Porsche 911 UK Enthusiasts Online Community Discussion Forum GB

Welcome to the @Porsche911UK website. Register a free account today to become a member! Sign up is quick and easy, then you can view, participate in topics and posts across the site that covers all things Porsche.

Already registered and looking to recovery your account, select 'login in' and then the 'forget your password' option.

996 with replacement engine - what SHALL I worry about?

tikkathree

Montreal
Joined
18 Aug 2013
Messages
539
I'm going to look at a 996 which had a replacement engine fitted by a Porsche dealer in April 2011 and which has now run 30,000 miles approx.

I'm sure that the paperwork will confirm what the vendor is saying about this event in the car's life (as well as everything else which has been serviced/replaced).

This replacement engine: will it be a 996 engine or a 997 engine? Is there a difference? How will I be able to identify what it is? Is a later engine less likely to suffer the catastrophic failures due to bore scoring etc or are the prospects just the same?

Other than the low engine mileage compared to the car's 89000 miles is there any way this isn't entirely a good thing?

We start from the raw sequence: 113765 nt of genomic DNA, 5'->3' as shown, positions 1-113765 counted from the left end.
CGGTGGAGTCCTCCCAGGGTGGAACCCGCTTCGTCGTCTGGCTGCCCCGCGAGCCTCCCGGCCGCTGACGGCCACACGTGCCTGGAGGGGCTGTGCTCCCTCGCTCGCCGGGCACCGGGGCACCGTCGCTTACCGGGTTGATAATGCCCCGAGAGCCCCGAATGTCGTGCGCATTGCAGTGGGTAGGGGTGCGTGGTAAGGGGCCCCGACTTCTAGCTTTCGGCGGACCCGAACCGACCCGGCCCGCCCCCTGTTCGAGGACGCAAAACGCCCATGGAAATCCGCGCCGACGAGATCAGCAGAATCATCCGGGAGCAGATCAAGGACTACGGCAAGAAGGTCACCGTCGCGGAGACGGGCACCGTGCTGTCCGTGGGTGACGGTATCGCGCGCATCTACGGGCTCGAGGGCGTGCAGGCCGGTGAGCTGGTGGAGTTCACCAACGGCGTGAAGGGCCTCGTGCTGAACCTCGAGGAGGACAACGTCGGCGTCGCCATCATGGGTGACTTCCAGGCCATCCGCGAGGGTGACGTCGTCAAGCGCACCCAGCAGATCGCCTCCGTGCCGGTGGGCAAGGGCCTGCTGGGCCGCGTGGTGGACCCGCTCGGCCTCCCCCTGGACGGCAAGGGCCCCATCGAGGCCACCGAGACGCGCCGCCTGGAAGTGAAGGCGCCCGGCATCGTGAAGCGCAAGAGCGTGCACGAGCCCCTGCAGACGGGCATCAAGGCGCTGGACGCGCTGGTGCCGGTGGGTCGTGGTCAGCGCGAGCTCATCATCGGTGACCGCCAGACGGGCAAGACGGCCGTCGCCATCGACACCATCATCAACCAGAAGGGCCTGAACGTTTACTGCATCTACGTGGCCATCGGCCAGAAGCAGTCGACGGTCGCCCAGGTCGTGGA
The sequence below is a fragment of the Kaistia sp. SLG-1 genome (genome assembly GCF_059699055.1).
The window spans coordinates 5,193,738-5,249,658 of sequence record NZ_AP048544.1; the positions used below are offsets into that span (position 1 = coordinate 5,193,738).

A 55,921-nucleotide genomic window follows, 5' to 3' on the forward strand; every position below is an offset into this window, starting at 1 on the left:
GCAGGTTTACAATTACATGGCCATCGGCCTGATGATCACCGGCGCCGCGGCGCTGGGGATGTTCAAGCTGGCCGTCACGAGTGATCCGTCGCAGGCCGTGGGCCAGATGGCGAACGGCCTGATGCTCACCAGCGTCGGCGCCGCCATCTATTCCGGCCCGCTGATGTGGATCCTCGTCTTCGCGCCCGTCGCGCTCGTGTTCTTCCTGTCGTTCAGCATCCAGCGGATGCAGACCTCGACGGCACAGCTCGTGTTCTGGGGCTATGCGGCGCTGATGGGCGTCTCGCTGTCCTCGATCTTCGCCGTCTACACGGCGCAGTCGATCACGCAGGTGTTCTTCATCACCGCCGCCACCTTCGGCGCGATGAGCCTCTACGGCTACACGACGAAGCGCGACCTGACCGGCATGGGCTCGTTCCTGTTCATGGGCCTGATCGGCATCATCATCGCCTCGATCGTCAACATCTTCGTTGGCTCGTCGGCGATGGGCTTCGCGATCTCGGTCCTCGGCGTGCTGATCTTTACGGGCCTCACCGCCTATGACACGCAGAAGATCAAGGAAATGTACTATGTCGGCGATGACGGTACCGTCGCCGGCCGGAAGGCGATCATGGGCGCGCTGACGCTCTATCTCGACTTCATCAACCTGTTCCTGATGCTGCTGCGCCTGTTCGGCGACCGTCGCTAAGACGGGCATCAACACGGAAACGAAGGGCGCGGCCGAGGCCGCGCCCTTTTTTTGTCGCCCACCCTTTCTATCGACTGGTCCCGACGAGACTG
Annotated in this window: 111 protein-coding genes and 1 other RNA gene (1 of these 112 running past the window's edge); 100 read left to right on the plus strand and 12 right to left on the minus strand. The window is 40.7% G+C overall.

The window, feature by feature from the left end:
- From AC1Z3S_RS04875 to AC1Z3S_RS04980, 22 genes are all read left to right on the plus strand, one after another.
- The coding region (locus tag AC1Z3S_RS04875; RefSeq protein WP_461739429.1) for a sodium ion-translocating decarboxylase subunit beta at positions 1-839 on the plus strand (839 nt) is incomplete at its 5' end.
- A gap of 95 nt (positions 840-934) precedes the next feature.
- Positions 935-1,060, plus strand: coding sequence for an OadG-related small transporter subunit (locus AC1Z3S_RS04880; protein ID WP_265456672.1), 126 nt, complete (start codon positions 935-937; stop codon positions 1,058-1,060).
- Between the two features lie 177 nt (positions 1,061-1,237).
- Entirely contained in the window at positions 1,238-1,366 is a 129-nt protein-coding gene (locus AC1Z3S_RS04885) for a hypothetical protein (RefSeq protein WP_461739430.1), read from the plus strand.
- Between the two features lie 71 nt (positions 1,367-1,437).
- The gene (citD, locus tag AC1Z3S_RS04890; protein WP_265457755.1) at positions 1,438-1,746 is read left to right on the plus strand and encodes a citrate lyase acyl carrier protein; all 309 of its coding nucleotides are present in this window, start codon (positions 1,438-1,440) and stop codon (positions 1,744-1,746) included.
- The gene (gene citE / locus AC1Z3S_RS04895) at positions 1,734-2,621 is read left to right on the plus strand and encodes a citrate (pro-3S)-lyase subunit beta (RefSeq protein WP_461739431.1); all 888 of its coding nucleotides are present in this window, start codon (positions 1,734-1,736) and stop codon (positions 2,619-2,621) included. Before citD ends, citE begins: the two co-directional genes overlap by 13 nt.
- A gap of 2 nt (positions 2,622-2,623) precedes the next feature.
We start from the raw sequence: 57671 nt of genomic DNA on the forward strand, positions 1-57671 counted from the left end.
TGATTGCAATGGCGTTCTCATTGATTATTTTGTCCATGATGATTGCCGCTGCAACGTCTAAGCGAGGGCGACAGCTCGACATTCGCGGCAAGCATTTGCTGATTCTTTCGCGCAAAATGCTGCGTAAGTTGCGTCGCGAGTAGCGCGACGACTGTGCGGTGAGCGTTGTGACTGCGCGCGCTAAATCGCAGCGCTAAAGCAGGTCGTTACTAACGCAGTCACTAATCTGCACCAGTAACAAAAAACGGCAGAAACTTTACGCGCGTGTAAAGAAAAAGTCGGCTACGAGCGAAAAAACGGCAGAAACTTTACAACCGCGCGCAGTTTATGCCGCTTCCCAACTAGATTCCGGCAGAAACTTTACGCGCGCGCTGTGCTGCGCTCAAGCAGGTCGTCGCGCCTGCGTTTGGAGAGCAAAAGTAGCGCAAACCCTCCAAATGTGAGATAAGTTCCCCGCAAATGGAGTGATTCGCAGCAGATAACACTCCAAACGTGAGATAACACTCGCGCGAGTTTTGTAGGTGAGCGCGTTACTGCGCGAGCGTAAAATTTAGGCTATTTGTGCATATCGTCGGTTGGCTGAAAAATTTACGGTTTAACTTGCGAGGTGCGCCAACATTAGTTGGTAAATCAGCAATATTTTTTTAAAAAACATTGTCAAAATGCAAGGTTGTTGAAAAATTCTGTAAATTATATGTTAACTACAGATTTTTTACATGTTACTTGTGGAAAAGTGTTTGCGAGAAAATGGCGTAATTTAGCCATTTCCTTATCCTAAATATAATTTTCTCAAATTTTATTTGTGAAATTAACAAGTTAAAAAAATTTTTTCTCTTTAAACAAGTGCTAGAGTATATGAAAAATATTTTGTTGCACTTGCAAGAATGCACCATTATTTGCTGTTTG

The car is 2003 with a full service history (last major service July 2013), lots of other things done and plenty of MOT.
 
Do the usual checks and bargain hard as it has had a replacement engine. TBH that's a good thing, but haggle anyway as the car isn't as it left the factory. If all else checks out, buy it and enjoy.
 
Shurv said:
Do the usual checks and bargain hard as it has had a replacement engine. TBH that's a good thing, but haggle anyway as the car isn't as it left the factory. If all else checks out, buy it and enjoy.

Thanks Shurv. In my newbie state it seems to me better to buy a 996 which has had the engine sorted rather than buy one "all matching numbers" where there is a statistical likelihood of "replacement/rebuild required" being just around the corner, or the corner after that!
 
I had pistons and blocks replaced by Porsche Leicester, essentially a large part of having a new engine.
Comparing it to before the work was done, it runs smoother, it is quieter, more fuel efficient and has better power response.

Just so you know, a new engine from OPC would not very likely include all new ancillaries, so alternators, starter motors and so on are most likely from the original engine.

It is definitely a plus point for me. In terms of matching numbers, I certainly wouldn't worry about that it is not a collectors item. If someone tried to haggle me down on price when I sell mine because it has had this work done, Id correct them curtly and show them the door if they disagreed. The cost of the work I had done was £20k and that does not make it a less attractive prospect than something which has done 10ks of miles, not to mention the likelihood of my engine vs the car with the original engine having IMS issues or scored bores. I know full well which I would go for every day of the week.